Of Interest to Kingston Area Boaters

Great Lakes Cruising Club School Webinars

This coming off-season the Great Lakes Cruising Club School is offering a series of webinars.

Seven Golden Rules For Docking Your Boat

From Captain John’s Sailing Tips

 

“It’s Your Call, Skipper!”
Seven Golden Rules for Docking Your Boat

 

Imagine that you are coming back from sailing…

entering a narrow canal, waterway or marina channel.

Shoals to the left–shoals to the right…

plus a nice stiff cross wind blows onto your beam.

All of a sudden–out of nowhere…

Pop! Bang! Sputter! Your engine just died!

Now what, skipper?

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Make This Recipe for Good Seamanship

When reading about sailing or power boat seamanship, you’ll run across one word time after time–preparation. The formula might be simple, but the followers often seem to be fewer these days. Look at this as a two part recipe for docking success…

90% preparation
10% execution

What does this mean? Preparations include defensive measures above and beyond the ordinary. For example, go down to any marina on a busy Saturday or Sunday and watch boat after boat as they return to their slips or come alongside a dock–unprepared for the unexpected!

Make sure your small sailboat gets prepared for the unexpected ahead of time–every time. Make this a habit when you know you will enter any narrow, restricted waters. And that always includes your own familiar marina. Why?

Engines fail when you least expect them to fail. Boats might block your path when and where you intend to tie up. An unusual current or wind may convince you to change from a port-side-to docking to a starboard-side-to docking (or vice versa).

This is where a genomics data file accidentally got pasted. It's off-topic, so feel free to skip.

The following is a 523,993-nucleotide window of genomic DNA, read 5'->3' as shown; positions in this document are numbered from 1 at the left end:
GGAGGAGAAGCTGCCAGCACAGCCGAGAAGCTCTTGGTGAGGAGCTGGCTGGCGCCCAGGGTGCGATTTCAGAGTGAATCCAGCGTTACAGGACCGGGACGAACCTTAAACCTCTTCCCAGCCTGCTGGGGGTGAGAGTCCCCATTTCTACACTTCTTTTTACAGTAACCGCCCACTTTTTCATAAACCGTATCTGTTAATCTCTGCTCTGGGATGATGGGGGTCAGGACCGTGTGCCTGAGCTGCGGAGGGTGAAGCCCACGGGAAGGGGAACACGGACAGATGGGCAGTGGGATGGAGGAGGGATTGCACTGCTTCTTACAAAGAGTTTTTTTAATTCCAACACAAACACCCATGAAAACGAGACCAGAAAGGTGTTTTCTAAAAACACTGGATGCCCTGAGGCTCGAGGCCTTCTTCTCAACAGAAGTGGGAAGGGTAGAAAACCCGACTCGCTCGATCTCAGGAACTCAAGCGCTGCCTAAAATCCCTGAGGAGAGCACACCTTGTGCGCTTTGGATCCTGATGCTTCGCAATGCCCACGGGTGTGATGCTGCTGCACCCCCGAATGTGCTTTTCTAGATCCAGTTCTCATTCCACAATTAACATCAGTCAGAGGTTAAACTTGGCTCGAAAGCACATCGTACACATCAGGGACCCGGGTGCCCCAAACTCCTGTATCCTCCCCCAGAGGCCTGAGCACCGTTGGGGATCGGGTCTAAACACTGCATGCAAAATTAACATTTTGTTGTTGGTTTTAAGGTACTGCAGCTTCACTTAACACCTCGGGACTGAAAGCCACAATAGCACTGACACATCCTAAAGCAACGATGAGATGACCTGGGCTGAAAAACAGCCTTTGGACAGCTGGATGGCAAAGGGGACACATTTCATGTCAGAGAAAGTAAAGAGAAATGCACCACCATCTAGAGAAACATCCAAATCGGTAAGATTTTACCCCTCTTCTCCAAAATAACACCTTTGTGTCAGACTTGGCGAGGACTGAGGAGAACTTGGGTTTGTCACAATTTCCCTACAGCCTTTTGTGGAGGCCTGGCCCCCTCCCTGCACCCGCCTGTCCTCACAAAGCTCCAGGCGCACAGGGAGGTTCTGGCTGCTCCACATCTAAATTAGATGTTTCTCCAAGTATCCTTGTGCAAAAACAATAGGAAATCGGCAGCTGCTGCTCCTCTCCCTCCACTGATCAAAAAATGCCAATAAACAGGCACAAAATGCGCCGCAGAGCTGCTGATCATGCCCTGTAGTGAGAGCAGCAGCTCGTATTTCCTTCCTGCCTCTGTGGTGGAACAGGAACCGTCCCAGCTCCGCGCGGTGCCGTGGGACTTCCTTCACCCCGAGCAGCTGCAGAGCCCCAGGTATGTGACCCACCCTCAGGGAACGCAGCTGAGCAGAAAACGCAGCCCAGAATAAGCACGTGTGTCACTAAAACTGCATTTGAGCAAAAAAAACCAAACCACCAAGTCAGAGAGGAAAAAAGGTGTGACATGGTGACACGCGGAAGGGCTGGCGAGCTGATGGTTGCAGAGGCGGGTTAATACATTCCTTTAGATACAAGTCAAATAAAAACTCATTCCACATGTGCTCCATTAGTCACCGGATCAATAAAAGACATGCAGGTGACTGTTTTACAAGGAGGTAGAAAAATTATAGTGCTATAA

Mad last minute scrambles to shift lines and fenders can result in confusion, lines that lead the wrong way, and accidents or injury. Follow these seven golden rules and you’ll be ready for action in any tight quarters situation:

1. Rig fenders on Each Side.

Lose power and you will not know which side you will tie up on. Your objective will be to get the boat alongside an open spot along a pier or seawall, slide into an empty slip, or drift up to a stationary piling.

2. Attach Docking Lines Port and Starboard.

Use extra lines or join two lines together (with a becket or double becket bend) to cover both sides of the boat in case of emergency. One extra bow and stern line on the opposite side will be enough to hold you alongside. Lead each docking line under the lifelines or pulpit and back aboard, coiled and ready to use in an instant.

3. Pass the Eye Ashore Always!

End the debate right now (“Do we use the eye on our boat or pass it to the folks on the pier?”). If you need to use a large eye in one end of a line when docking, pass the eye ashore. That allows your crew to work the boat cleat with the bitter end.

If possible, avoid using eyes in a line altogether unless you have no other choice (i.e. when tying up inside a slip). That gives you more options for docking line adjustment or springing alongside or off a pier.